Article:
Today will mark my first long drive during extreme heat in a car with air conditioning. Sure, the old Jeep had AC for a few months when I bought it, but by the time the first summer rolled around, that clunky, loud box-on-wheels had become a steam chamber (with a broken automatic window control, to boot).
Dang, I loved that car.
Now I drive a boring black SUV, three identical versions of which are on my tiny city street. But today I’m not ranting about how boring my car is. Today I am feeling guilty about having air conditioning.
I don’t always think guilt is such a bad thing. I should feel bad that there are people in the world who don’t have enough to get by. There’s also a part of me that clings to “person-who-does-without” as part of her identity. (See: I hate myself but I love my iPhone)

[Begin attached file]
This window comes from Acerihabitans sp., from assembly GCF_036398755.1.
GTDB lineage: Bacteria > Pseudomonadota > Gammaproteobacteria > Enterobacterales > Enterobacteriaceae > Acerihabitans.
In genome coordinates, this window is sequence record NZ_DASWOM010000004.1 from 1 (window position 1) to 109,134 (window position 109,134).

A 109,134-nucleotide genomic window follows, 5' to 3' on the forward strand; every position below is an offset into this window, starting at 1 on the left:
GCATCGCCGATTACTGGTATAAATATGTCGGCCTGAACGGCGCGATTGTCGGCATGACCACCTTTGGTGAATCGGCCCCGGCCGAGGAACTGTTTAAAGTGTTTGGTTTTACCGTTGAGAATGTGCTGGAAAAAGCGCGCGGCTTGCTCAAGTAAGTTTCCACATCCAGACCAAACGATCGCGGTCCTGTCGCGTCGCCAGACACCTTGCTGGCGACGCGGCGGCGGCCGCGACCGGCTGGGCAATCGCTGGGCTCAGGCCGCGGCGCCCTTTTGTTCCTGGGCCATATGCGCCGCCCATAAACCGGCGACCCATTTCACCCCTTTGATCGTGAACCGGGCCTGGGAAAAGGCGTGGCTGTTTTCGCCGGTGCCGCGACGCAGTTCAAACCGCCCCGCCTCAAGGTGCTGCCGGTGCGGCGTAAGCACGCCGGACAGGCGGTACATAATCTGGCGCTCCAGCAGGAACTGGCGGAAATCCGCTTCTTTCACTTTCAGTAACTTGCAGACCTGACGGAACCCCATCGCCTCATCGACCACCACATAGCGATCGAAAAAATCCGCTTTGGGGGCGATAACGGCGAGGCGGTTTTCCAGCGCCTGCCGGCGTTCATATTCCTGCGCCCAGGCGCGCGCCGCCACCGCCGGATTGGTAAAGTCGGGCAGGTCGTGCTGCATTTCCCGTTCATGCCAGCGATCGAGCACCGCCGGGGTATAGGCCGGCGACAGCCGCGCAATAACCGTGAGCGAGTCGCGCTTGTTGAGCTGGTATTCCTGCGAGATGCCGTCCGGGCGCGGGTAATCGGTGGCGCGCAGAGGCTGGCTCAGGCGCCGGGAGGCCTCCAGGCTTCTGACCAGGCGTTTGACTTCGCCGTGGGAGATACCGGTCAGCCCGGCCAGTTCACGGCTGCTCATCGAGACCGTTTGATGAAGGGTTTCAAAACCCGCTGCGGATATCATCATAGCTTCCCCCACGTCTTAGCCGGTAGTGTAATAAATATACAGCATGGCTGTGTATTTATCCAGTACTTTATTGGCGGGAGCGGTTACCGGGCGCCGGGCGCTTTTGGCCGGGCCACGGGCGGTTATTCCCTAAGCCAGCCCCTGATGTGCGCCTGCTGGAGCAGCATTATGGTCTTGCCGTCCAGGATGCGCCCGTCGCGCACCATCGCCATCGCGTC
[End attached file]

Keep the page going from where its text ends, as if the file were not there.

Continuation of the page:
Good heavens, the writer thinks as she places her head in her hands. Why should air conditioning in the carbe such a source of angst? Why can’t you just (pardon the pun) chill?
It wasn’t until I was in my mid-twenties that I realized some people’s main goal in life was to be comfortable. That’s not to say they didn’t seek and achieve other accomplishments, but that at the end of the day, they were content to go home to a spacious air-conditioned house with a two-car garage and watch cable TV until they fell asleep on their big comfy couch.
THE HORROR. I still live in my crappy little apartment and tell myself it’s so I can save money. I don’t have cable. I don’t have a couch (I have a futon, so that’s something). I don’t have a parking space, nevermind a garage. I make sacrifices to live in a great city, but deep down I love the sacrifice, because I’m scared of what would happen if I surrendered to comfort.
What would I lose if I was too comfortable? How would my life change if I weren’t hungry anymore? Could I still strive if I had an easier lifestyle?
Will air conditioning make me soft?